1

Using the following data:


CREATE TABLE a (
    x int
);
CREATE TABLE b (
    y int
);

INSERT INTO a VALUES 
(1), (2);
INSERT INTO b VALUES 
(1), (1), (2), (2) ;

I'm trying to query as:


WITH a_cte AS (
     SELECT min(x) AS min_a
     FROM a
)
SELECT * FROM b 
WHERE b.y <= a_cte.min_a; 

But am receiving the error:

SQL Error [42P01]: ERROR: missing FROM-clause entry for table "a_cte"

I don't understand the reasoning here, as I thought I'd created the temp table a_cte and could freely use it within the scope.

Note - this is on PostgreSQL 14.2

2
  • @ypercubeᵀᴹ no - but I thought that the selection was within the scope of the with statement
    – baxx
    Nov 15, 2022 at 14:22
  • 1
    You really don't need a CTE here. WHERE b.y <= (SELECT MIN(x) FROM a) is perfectly valid unless you're getting paid by the line.
    – user212533
    Nov 15, 2022 at 17:01

1 Answer 1

4

I don't understand the reasoning here, as I thought I'd created the temp table a_cte and could freely use it within the scope

You are facing with SQL Error [42P01]: ERROR: missing FROM-clause entry for table "a_cte" error because you never select from a_cte.

Use:

WITH a_cte AS (
     SELECT min(x) AS min_a
     FROM a
)
SELECT b.* 
FROM b  
inner join a_cte on b.y <= a_cte.min_a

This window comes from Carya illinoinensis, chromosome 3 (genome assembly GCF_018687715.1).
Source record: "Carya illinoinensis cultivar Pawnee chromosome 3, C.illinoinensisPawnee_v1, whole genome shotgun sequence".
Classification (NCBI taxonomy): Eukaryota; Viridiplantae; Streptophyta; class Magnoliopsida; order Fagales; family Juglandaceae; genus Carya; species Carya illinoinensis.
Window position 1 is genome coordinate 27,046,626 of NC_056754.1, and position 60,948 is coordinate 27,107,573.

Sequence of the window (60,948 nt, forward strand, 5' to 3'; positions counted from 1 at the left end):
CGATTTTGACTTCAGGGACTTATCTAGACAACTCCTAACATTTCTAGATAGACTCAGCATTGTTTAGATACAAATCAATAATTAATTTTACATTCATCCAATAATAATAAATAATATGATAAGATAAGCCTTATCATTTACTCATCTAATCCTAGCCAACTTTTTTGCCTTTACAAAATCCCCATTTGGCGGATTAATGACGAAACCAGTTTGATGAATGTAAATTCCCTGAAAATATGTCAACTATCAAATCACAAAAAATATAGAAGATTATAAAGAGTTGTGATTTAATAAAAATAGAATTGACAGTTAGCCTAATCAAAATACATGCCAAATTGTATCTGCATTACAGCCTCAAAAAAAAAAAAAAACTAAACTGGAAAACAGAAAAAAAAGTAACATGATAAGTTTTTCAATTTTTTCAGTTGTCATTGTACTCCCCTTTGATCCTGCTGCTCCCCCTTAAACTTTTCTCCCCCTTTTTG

https://dbfiddle.uk/Ec_MtFek

WITH Queries (Common Table Expressions)

Edit.

I don't understand how this is fundamentally different to my usage though, just has a join instead of a where. Can you write it so that WHERE works please?

As I already mentioned, when using WITH a_cte AS () you need to use a_cte.

The where is redundant on your case , it is used on the join condition.

Maybe you are confusing the old join syntax which I do not recommend. This is still a join , but written differently

WITH a_cte AS (
     SELECT min(x) AS min_a
     FROM a
)
SELECT * FROM b, a_cte
WHERE b.y <= a_cte.min_a; 

https://dbfiddle.uk/uk_98YSX

5
  • thanks - I don't understand how this is fundamentally different to my usage though, just has a join instead of a where. Can you write it so that WHERE works please?
    – baxx
    Nov 15, 2022 at 14:21
  • seems I would need where b.y <= (select min_a from a_cte), which works, maybe I just need to read the docs more - I'm not too sure why i need to do this for a where but not a join though
    – baxx
    Nov 15, 2022 at 14:23
  • 1
    @baxx check the last Edit part Nov 15, 2022 at 14:37
  • It doesn't work for the same reason that SELECT * FROM b WHERE b.y = a.y doesn't work, a table is not in any FROM clause. Nov 15, 2022 at 14:42
  • @ErgestBasha thanks, i was using where (rather than join) as in the actual data i was filtering on inequalities (time comparison) rather than exact matches, but that's not represented in the data I gave so clearly (other than the use of <=)
    – baxx
    Nov 15, 2022 at 14:50

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